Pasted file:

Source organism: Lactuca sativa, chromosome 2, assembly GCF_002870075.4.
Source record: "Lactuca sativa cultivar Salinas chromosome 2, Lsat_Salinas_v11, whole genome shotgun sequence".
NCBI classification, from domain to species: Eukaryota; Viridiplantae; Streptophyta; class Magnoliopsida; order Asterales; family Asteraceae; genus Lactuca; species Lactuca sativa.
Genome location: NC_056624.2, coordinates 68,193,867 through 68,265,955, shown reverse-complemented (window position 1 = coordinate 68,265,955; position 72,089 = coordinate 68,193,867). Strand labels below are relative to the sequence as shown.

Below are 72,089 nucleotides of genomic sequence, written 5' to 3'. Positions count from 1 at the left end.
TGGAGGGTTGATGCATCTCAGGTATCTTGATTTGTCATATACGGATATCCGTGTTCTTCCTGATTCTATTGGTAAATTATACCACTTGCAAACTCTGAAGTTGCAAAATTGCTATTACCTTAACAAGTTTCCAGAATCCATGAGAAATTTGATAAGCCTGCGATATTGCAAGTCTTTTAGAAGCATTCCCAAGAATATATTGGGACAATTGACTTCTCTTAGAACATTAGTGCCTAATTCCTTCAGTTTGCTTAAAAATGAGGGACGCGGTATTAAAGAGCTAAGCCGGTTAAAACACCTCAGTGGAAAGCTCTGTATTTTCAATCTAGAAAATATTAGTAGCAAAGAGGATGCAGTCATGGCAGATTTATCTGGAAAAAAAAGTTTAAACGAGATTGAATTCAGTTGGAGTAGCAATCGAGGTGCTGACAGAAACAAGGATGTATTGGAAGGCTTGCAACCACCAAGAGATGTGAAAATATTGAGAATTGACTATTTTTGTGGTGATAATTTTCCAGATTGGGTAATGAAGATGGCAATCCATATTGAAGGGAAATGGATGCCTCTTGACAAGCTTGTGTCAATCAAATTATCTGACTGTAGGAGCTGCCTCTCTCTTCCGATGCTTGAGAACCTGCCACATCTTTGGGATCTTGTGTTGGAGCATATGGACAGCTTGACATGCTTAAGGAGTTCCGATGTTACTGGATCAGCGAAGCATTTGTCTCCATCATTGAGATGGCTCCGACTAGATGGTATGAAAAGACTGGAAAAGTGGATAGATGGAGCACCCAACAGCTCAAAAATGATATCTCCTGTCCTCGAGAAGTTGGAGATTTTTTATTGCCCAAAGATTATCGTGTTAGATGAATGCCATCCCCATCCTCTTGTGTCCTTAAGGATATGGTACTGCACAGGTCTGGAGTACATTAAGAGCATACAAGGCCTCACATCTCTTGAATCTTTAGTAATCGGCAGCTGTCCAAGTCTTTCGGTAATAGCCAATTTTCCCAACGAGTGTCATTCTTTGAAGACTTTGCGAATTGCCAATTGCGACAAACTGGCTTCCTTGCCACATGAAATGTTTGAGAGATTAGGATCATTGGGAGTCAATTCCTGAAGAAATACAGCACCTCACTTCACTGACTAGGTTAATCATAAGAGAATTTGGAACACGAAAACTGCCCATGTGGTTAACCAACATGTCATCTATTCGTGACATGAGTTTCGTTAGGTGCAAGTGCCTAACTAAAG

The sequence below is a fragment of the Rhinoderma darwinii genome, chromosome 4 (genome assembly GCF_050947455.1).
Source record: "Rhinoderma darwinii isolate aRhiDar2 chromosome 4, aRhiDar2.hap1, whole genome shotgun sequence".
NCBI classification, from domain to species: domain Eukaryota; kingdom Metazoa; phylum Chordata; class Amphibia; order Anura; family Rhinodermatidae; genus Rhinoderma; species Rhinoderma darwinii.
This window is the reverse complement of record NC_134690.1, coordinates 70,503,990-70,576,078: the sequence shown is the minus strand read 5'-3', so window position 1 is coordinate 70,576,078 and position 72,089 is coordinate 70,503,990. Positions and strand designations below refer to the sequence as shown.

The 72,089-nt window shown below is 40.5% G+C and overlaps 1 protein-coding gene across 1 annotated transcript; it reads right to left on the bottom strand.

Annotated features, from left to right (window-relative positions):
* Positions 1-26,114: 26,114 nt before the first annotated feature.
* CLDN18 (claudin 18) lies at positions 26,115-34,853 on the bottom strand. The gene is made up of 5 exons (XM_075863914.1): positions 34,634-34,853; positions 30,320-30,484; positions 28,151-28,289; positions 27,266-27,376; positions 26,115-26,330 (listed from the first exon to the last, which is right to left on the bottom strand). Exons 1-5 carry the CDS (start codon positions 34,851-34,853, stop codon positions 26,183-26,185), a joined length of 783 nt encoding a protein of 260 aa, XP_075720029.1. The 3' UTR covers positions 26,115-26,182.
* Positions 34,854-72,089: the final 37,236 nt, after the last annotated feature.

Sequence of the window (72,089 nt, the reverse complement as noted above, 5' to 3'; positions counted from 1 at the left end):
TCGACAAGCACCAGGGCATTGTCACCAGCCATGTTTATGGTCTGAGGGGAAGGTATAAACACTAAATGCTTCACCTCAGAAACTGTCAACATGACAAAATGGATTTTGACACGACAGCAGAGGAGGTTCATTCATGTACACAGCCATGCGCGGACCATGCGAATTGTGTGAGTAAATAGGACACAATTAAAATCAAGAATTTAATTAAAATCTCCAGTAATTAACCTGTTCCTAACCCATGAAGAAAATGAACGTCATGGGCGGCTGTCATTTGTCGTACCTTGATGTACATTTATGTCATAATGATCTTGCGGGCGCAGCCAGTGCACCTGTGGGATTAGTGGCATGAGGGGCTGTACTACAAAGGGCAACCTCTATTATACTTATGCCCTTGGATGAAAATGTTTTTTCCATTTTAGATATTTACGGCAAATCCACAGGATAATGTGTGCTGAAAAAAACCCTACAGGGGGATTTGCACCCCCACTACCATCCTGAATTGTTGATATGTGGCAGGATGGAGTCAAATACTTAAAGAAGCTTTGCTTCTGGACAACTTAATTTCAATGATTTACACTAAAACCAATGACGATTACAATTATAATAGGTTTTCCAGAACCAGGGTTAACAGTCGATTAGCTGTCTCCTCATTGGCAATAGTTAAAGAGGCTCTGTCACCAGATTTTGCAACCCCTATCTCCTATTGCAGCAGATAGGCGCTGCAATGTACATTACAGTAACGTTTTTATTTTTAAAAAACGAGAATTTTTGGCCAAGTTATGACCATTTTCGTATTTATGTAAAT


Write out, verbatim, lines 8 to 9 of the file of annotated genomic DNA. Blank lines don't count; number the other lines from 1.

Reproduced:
Source record: "Rhinoderma darwinii isolate aRhiDar2 chromosome 4, aRhiDar2.hap1, whole genome shotgun sequence".
NCBI classification, from domain to species: domain Eukaryota; kingdom Metazoa; phylum Chordata; class Amphibia; order Anura; family Rhinodermatidae; genus Rhinoderma; species Rhinoderma darwinii.